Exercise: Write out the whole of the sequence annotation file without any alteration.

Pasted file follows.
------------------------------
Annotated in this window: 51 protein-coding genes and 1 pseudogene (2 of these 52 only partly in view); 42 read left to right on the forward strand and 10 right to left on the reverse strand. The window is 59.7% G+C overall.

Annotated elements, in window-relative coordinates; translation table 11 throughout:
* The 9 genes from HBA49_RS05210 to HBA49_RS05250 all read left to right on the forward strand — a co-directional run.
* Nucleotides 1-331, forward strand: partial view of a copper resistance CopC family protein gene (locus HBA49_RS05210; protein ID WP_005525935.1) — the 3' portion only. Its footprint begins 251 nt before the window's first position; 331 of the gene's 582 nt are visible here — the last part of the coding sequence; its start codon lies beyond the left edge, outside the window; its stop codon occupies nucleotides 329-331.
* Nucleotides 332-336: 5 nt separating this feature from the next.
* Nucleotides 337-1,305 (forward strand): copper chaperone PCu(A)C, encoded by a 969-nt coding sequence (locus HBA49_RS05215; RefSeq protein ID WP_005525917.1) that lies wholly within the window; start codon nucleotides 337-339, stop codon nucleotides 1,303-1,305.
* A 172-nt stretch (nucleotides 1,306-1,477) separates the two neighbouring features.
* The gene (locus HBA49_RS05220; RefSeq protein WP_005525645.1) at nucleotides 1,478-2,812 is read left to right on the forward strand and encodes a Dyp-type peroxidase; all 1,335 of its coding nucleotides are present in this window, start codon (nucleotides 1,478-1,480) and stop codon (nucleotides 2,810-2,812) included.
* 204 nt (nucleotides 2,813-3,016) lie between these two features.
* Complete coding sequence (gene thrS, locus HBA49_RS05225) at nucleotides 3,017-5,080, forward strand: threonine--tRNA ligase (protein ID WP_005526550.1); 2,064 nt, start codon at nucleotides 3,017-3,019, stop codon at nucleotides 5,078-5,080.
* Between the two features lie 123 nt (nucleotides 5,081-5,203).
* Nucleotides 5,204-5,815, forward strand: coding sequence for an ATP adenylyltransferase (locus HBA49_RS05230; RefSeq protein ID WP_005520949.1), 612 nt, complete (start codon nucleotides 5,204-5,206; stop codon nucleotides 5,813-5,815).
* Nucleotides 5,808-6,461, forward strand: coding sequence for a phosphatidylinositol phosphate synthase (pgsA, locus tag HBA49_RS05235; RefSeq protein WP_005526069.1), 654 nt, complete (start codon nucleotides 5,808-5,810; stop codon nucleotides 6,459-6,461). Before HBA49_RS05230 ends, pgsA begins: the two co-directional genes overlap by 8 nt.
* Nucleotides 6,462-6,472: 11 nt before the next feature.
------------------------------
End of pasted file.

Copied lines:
Annotated in this window: 51 protein-coding genes and 1 pseudogene (2 of these 52 only partly in view); 42 read left to right on the forward strand and 10 right to left on the reverse strand. The window is 59.7% G+C overall.

Annotated elements, in window-relative coordinates; translation table 11 throughout:
* The 9 genes from HBA49_RS05210 to HBA49_RS05250 all read left to right on the forward strand — a co-directional run.
* Nucleotides 1-331, forward strand: partial view of a copper resistance CopC family protein gene (locus HBA49_RS05210; protein ID WP_005525935.1) — the 3' portion only. Its footprint begins 251 nt before the window's first position; 331 of the gene's 582 nt are visible here — the last part of the coding sequence; its start codon lies beyond the left edge, outside the window; its stop codon occupies nucleotides 329-331.
* Nucleotides 332-336: 5 nt separating this feature from the next.
* Nucleotides 337-1,305 (forward strand): copper chaperone PCu(A)C, encoded by a 969-nt coding sequence (locus HBA49_RS05215; RefSeq protein ID WP_005525917.1) that lies wholly within the window; start codon nucleotides 337-339, stop codon nucleotides 1,303-1,305.
* A 172-nt stretch (nucleotides 1,306-1,477) separates the two neighbouring features.
* The gene (locus HBA49_RS05220; RefSeq protein WP_005525645.1) at nucleotides 1,478-2,812 is read left to right on the forward strand and encodes a Dyp-type peroxidase; all 1,335 of its coding nucleotides are present in this window, start codon (nucleotides 1,478-1,480) and stop codon (nucleotides 2,810-2,812) included.
* 204 nt (nucleotides 2,813-3,016) lie between these two features.
* Complete coding sequence (gene thrS, locus HBA49_RS05225) at nucleotides 3,017-5,080, forward strand: threonine--tRNA ligase (protein ID WP_005526550.1); 2,064 nt, start codon at nucleotides 3,017-3,019, stop codon at nucleotides 5,078-5,080.
* Between the two features lie 123 nt (nucleotides 5,081-5,203).
* Nucleotides 5,204-5,815, forward strand: coding sequence for an ATP adenylyltransferase (locus HBA49_RS05230; RefSeq protein ID WP_005520949.1), 612 nt, complete (start codon nucleotides 5,204-5,206; stop codon nucleotides 5,813-5,815).
* Nucleotides 5,808-6,461, forward strand: coding sequence for a phosphatidylinositol phosphate synthase (pgsA, locus tag HBA49_RS05235; RefSeq protein WP_005526069.1), 654 nt, complete (start codon nucleotides 5,808-5,810; stop codon nucleotides 6,459-6,461). Before HBA49_RS05230 ends, pgsA begins: the two co-directional genes overlap by 8 nt.
* Nucleotides 6,462-6,472: 11 nt before the next feature.